No book alone can fully do justice to the career of a great film maker, but this one is certainly worthwhile as a reference guide. It begins with an introductory section that is suitable both for the novice and for those familiar with every completed film by Krzysztof Kieslowski because there are some original viewpoints and interesting anecdotes. As with all great directors, it’s welcoming to know the influences which formed the expression of their later work. Monika Maurer doesn’t, perhaps, have the space to cover the earlier, lesser seen films (particularly the shorts) in great detail but does highlight Kieslowski’s background, interest in (and subsequent rejection of) the theatre and the early documentaries, before he surprisingly discovered that the best way to represent people’s struggles was not cinema-verite after all but through fiction. Kieslowski would ultimately be frustrated at not being able to fully portray this in narrative film either and (after retiring) believed literature would have been a more viable way of reaching inside the solipsist world of his characters.

In her comments on one of Kieslowski’s earlier features Camera Buff (Amator, 1979), Monika Maurer says: ‘Like his protagonist, Kieslowski also rejected the documentary form of film-making, and for similar reasons. When the militia confiscated some footage that the director had shot at Warsaw Central Station, Kieslowski dropped an activity that could, however unwittingly, potentially aid the powers that be.’ This film would ironically serve as a premonition for Kieslowski as he would make the somewhat ill-fated Railway Station (Dworzec, 1980) a year later and it would be the last documentary he would make in Communist Poland and one of the last times he would use this format. However, Kieslowski had already left an influential legacy in the films he made in this period as prime examples of what became known as the Cinema of Moral Anxiety. More a retrospective critical term, it denoted films in Poland (mainly in the years 1974–1980) that was found in Kieslowski’s works as well as in films by Agnieszka Holland, et al. This film movement strove to awaken social consciousness and had its roots in the Polish documentaries of the 1960s and 1970s. The movement was critical both artistically and politically, striving to depict the harsh reality of Communist life in Poland.

Monika Maurer’s book first came out in 2000 and it would have been worthwhile to have had a slightly revised version here. As Kieslowski died in 1996, there was little to update from 2000 to the present except that his script for the film Heaven was adapted for a film in 2001 (directed by Tom Tykwer, who made Run Lola Run (2000)) and released in 2002. Monika Maurer mentions this as a work in progress. The film, when released, had mixed reviews so it would have been good to address this reaction in what was the first of a planned ‘post-retirement’ trilogy Kieslowski had begun working on. One of the director’s favourite actors, Jerzy Stuhr (who appeared in many Kieslowski films, the last being Three Colours: White (1994) unearthed an old Kieslowski script, Big Animal (Duze zwierze, 2000) in which he also stars. The book’s first edition mentioned that the film was dedicated to the late director, but it would have benefited from a couple of notes here on what the response to it was like.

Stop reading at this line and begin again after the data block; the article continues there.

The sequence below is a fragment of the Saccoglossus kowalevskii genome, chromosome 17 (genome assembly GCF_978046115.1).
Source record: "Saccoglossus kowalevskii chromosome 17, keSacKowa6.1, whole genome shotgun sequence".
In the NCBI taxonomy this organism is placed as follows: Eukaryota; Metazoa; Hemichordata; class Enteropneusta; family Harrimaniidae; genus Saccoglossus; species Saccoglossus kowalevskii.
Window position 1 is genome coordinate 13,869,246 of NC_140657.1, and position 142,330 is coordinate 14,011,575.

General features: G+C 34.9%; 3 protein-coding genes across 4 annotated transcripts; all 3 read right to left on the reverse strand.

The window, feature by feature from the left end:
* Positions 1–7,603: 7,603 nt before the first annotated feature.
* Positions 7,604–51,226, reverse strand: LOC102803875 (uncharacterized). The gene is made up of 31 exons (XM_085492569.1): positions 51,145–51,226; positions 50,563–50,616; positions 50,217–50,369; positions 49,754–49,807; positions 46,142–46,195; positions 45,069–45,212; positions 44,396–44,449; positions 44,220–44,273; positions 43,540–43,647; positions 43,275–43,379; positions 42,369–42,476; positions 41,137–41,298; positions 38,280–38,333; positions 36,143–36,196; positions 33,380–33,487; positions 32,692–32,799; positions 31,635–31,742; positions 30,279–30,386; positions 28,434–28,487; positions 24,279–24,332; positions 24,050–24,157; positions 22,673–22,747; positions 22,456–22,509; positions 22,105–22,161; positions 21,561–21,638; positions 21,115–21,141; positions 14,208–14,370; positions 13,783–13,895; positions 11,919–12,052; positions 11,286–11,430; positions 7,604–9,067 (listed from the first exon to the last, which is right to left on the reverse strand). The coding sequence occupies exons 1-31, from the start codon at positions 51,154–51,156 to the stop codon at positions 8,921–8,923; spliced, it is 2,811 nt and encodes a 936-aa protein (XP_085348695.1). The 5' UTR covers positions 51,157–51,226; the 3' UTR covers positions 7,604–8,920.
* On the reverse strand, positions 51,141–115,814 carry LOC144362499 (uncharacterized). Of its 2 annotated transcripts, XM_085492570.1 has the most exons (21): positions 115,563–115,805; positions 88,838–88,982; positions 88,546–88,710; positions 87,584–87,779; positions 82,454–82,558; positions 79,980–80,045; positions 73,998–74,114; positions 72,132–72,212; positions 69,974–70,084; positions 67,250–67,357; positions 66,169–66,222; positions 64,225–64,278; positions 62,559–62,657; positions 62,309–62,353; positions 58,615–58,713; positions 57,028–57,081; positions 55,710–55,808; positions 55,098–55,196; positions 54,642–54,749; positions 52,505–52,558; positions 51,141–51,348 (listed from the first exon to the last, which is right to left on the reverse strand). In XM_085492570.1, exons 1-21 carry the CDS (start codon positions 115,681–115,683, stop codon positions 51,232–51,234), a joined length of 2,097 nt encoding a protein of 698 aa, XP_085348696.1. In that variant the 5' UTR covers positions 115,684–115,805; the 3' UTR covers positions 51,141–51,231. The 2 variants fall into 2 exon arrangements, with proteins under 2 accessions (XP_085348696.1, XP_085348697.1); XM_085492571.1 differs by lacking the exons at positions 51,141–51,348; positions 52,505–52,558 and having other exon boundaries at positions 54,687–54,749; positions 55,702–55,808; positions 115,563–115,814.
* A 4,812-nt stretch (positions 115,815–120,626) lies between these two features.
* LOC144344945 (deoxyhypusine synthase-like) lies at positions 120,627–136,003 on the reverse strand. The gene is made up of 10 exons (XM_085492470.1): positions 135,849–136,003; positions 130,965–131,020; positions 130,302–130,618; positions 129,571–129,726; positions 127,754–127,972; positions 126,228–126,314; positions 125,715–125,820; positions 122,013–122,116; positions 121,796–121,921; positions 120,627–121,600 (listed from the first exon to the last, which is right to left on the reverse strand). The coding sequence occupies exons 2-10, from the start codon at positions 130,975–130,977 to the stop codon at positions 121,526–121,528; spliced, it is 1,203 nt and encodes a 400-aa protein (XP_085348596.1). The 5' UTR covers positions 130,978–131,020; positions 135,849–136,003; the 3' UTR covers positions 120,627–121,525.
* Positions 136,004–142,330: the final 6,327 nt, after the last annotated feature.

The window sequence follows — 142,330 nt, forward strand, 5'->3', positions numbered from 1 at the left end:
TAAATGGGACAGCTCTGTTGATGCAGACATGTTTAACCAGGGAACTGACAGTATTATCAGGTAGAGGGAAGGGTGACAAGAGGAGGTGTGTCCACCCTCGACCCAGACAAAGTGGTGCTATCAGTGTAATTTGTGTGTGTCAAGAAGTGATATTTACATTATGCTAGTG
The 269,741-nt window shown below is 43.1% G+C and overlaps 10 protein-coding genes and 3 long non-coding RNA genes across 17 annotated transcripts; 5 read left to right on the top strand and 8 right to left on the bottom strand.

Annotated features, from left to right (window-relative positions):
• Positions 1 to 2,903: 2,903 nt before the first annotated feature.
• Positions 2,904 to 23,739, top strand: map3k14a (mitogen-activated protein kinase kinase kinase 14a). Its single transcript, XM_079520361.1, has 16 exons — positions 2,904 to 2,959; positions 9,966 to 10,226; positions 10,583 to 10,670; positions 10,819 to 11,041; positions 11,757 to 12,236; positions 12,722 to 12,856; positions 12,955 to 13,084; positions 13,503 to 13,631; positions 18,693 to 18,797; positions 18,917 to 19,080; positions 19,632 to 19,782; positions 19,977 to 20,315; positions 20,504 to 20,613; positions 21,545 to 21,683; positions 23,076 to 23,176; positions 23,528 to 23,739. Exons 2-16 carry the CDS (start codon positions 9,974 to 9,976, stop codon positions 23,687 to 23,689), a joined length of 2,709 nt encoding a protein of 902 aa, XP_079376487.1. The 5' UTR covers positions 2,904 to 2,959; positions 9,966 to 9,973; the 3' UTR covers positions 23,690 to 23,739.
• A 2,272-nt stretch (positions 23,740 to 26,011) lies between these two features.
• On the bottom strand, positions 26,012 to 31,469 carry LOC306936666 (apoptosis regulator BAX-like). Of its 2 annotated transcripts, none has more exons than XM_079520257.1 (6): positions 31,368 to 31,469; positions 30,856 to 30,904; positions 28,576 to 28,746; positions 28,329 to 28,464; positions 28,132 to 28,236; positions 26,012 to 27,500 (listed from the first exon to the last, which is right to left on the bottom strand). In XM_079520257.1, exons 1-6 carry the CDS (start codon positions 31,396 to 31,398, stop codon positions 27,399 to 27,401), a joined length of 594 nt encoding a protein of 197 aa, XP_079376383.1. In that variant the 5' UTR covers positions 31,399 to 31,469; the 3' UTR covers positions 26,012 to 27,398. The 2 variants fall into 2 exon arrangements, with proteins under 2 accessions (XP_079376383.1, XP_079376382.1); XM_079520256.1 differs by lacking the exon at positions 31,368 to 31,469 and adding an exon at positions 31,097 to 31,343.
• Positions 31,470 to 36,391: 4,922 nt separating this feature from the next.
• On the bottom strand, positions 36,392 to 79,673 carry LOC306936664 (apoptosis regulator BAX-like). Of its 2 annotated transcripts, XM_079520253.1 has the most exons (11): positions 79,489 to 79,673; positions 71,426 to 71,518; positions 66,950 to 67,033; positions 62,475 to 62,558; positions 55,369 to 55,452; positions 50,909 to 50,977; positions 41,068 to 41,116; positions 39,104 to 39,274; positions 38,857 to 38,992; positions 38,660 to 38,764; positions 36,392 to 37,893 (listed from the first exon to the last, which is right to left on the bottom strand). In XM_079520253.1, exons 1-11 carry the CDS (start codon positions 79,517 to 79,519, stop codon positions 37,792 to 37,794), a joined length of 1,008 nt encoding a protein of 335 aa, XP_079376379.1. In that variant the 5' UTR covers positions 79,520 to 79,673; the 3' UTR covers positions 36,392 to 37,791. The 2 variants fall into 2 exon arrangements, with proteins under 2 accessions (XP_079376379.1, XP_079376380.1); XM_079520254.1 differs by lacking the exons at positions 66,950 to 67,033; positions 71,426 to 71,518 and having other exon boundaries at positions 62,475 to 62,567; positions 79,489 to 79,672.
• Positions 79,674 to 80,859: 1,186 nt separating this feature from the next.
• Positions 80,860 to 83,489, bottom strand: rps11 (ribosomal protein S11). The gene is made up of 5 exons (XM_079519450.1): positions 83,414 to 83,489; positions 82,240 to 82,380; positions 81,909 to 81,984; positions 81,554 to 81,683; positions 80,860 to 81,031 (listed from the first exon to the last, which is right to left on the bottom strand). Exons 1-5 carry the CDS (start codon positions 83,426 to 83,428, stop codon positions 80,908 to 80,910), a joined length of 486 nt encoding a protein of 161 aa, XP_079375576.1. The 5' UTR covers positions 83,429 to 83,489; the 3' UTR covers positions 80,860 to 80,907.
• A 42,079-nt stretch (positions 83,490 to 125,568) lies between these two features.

What does make this book unique and entertaining is that the author marks the films out of five and picks up on the recurring themes in Kieslowski’s work, which were almost deliberate. In the later Decalogue and Colours trilogy, we look for recurring characters and lives overlapping, but throughout all his work, such motifs and themes had been in place, and the author points out the continuation of dialogue as well, such as in the scene from Blind Chance (Przypadek, 1981) : ‘When Witek visits the woman whose home has been ransacked by government thugs, she tells him: "Life is a gift," something that Pawel’s aunt will tell him in Decalogue 1. Similarly, when Witek speaks to God, he tells him "I am here," an echo of the computer that reads "I am ready" in Decalogue 1. Finally, when Witek’s Jewish girlfriend leaves on a train, the couple press their hands together on each side of the train window – an image repeated in Three Colours: Red.’ Kieslowski was also an admirer of Ken Loach, and is quoted as saying he would happily have made tea for him on set, not to be an assistant but to see how he works. In Camera Buff, the protagonist, an amateur filmmaker, is flicking through a book on filmmakers and arrives at a section on Ken Loach.

Ultimately, the book implies that had Kieslowski died before 1988, we wouldn’t have heard much of him except through enthusiasts of Polish Cinema lamenting an emerging talent who may have gone on to create some seminal works. Indeed, this would have been likely and we were still to lose him prematurely, nine years later, but only after he had completed 14 more works (six of them features, including the two full-length Decalogue films) that have placed him in the canon of outstanding directors from the late 20th Century. The book’s post-script hints at what was to come: "Perhaps his ‘retirement’ was really a hiatus and felt he had to go back to reading and revise his approach to directing before he embarked on his next trilogy. He had long hidden his passions behind a mask of sardonic detachment and self-proclaimed pessimism and it wasn’t too long before news leaked out that he was indeed working on a new trilogy with Piesiewicz, entitled Heaven, Hell and Purgatory. But he was not to see it through." This book is nonetheless an essential introduction to Kieslowski for the film buff and serious film students will also find it of use as a reference guide. Anyone who wants to know more about Kieslowski should check the appendix at the back of this book. These little extras show an author who knows the subject and the films extremely well.